Equal parts award-winning communal restaurant, grocer, fermentation bar, coffee shop, farm supply, and community gathering space, Shed’s two stories rise up in an organic, barn-shaped industrial-yet-modern cube of glass and metal. Fresh, seasonal local produce is available beside an aromatic abundance of cheeses and charcuteries. Espresso makers hiss steam into the air as baristas craft caffeinated drinks above displays of golden baked goods (try the biscuit with butter and jam). And of course, the coolers are stocked with our real-fruit Spindrift sodas and sparkling waters. This is real food on steroids, the holy grail of sustainable agriculture and artisan eats.
In the thick of wine country, Shed’s home in Healdsburg, California, is surrounded by endless rolling hills and fabled Zinfandel-heavy vines, but also shopping, world-class restaurants, galleries, and of course, more wineries. The phrase “heaven on earth” un-ironically comes to mind. Only a street away from the town’s central square with its fruit-laden orange trees, Shed is taking even this town’s high standards to new levels.
At its heart, Shed is a modern-day “grange”– meaning association of farmers, a communal effort spearheaded by owners Cindy Daniel and Doug Lipton, who opened the space in 2013. Aptly described by Sonoma County magazine’s Carey Sweet as “Williams-Sonoma mixed with a designer farming store, a wine bar, and a touch of Dean & DeLuca,” Shed pulls together a predominantly local collective of farmers, winemakers, and craftspeople.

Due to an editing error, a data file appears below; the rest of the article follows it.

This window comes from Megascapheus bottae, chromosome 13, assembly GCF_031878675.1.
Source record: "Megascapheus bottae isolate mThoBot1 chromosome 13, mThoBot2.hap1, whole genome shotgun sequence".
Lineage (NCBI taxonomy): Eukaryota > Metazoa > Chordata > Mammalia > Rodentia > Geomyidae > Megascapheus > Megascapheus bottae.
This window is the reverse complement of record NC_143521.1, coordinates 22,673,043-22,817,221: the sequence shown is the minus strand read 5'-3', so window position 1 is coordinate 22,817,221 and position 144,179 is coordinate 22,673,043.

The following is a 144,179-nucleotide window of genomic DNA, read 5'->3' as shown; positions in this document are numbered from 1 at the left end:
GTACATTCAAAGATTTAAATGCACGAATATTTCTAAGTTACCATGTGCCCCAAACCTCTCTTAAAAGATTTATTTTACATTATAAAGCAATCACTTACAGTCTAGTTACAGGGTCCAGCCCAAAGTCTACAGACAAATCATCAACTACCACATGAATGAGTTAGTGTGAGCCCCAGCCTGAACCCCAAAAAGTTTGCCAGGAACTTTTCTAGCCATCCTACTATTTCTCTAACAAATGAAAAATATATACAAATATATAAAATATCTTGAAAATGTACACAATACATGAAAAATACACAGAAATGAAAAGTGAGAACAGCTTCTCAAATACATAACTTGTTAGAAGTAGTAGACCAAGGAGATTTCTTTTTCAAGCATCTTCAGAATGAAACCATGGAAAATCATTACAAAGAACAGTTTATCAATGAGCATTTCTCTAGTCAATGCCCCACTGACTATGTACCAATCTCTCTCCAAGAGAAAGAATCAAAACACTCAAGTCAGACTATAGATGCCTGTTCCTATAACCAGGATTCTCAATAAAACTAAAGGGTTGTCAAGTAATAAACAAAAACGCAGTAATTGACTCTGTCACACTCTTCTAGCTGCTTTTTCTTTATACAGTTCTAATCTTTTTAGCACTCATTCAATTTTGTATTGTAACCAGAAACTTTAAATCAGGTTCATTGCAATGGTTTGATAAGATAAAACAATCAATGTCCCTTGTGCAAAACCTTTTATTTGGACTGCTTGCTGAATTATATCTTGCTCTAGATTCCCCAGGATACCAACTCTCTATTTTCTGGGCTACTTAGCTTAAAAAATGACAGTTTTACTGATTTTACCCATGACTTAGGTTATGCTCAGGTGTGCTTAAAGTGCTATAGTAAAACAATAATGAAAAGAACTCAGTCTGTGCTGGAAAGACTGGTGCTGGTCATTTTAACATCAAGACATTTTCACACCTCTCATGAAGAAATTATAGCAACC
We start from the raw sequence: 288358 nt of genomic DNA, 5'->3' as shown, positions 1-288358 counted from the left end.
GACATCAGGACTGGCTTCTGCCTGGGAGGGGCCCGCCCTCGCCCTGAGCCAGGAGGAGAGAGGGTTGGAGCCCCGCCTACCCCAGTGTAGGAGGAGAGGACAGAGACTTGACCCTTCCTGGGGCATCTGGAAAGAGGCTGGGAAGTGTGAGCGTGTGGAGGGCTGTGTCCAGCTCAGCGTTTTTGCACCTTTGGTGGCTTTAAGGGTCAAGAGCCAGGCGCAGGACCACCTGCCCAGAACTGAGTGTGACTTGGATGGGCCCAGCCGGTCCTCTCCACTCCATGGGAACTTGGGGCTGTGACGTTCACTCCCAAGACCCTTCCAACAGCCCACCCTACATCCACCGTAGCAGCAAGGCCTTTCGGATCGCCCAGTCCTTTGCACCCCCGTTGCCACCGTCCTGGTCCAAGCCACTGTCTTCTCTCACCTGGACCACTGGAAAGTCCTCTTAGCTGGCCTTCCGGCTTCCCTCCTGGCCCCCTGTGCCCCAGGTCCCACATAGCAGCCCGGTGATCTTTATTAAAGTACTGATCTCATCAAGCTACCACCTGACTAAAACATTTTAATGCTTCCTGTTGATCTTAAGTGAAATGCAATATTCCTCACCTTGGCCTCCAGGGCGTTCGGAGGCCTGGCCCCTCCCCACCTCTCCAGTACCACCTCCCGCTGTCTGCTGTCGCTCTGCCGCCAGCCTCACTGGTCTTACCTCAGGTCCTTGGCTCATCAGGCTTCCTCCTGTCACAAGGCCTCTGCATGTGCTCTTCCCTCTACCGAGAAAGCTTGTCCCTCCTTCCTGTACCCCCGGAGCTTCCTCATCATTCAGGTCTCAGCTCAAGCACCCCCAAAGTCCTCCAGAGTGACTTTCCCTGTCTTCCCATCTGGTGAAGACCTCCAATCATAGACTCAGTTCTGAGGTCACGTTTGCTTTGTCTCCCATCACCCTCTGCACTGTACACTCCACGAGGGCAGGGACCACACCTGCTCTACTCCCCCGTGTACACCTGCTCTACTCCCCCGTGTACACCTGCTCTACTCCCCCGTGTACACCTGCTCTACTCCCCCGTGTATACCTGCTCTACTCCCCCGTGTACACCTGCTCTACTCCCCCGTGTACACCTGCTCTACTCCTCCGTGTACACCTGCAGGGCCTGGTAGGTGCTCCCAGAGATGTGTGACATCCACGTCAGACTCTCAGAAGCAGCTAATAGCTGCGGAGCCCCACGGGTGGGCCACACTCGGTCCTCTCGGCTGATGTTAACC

The open floor plan is centered by long tables displaying everything a foodie could desire, from high-end kitchen knives and curated home goods to hard-to-find mags like Lucky Peach and whimsical indie cookbooks. The space is divided into departments boldly labeled ‘COOK,’ ‘EAT,’ or ‘FARM.’ There’s a wall of carefully selected local wines in all price ranges, a massive array of seeds, beautifully crafted gardening tools – who would’ve thought a pitchfork could look good enough to hang above your hearth? – and curiosities like wooden rolling pins that stamp out patterns and a wooden slingshot, just like you’d expect to find dangling from the back pocket of a Rockwellian farm boy. They even mill their own flour in-house.
Then there is the restaurant.
Flanked by a fermentation bar dispensing beer, wine, kombucha, cider, juices and cocktails, a series of long wooden tables offer communal seating. The menu changes daily, a creative expression of seasonal flavors found locally and perfectly crafted by chef Perry Hoffman, who formerly put in seven years at now-shuttered Napa institution Étoile.
Hoffman came aboard just last November, and yet his handiwork already has the San Francisco Chronicle musing he’s transformed Shed into Sonoma County’s finest restaurant. A triumph in a region world-renown for its food and wine, even more so in a space that is so approachable and casual.
Not just a fine dining experience, Shed also offers sit-down menus for brunch and lunch, as well as a large meeting space upstairs that is free for community events. Shed is a beacon of what could be, a modern nod to the joy and reward of community coming together and working to become better as a whole. Here’s hoping word of Shed’s success spreads, and this sort of institution catches on beyond Sonoma’s borders.